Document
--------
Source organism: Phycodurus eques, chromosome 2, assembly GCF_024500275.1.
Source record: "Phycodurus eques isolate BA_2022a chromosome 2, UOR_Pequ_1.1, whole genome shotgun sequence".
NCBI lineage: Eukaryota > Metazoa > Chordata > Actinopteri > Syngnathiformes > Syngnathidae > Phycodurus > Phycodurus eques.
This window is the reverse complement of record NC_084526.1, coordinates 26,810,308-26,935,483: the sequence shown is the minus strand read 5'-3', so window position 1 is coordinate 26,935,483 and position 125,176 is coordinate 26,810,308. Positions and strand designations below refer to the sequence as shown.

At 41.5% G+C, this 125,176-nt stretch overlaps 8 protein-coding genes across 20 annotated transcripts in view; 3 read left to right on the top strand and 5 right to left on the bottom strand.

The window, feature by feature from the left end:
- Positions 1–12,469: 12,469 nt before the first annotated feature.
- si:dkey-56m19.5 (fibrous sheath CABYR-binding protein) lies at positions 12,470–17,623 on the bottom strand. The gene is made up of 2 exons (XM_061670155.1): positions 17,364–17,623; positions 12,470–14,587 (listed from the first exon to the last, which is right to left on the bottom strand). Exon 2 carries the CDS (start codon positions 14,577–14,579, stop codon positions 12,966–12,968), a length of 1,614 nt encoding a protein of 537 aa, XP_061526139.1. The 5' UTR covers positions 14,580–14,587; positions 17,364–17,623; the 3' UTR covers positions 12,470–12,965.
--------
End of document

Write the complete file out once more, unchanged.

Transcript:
Source organism: Phycodurus eques, chromosome 2, assembly GCF_024500275.1.
Source record: "Phycodurus eques isolate BA_2022a chromosome 2, UOR_Pequ_1.1, whole genome shotgun sequence".
NCBI lineage: Eukaryota > Metazoa > Chordata > Actinopteri > Syngnathiformes > Syngnathidae > Phycodurus > Phycodurus eques.
This window is the reverse complement of record NC_084526.1, coordinates 26,810,308-26,935,483: the sequence shown is the minus strand read 5'-3', so window position 1 is coordinate 26,935,483 and position 125,176 is coordinate 26,810,308. Positions and strand designations below refer to the sequence as shown.

At 41.5% G+C, this 125,176-nt stretch overlaps 8 protein-coding genes across 20 annotated transcripts in view; 3 read left to right on the top strand and 5 right to left on the bottom strand.

The window, feature by feature from the left end:
- Positions 1–12,469: 12,469 nt before the first annotated feature.
- si:dkey-56m19.5 (fibrous sheath CABYR-binding protein) lies at positions 12,470–17,623 on the bottom strand. The gene is made up of 2 exons (XM_061670155.1): positions 17,364–17,623; positions 12,470–14,587 (listed from the first exon to the last, which is right to left on the bottom strand). Exon 2 carries the CDS (start codon positions 14,577–14,579, stop codon positions 12,966–12,968), a length of 1,614 nt encoding a protein of 537 aa, XP_061526139.1. The 5' UTR covers positions 14,580–14,587; positions 17,364–17,623; the 3' UTR covers positions 12,470–12,965.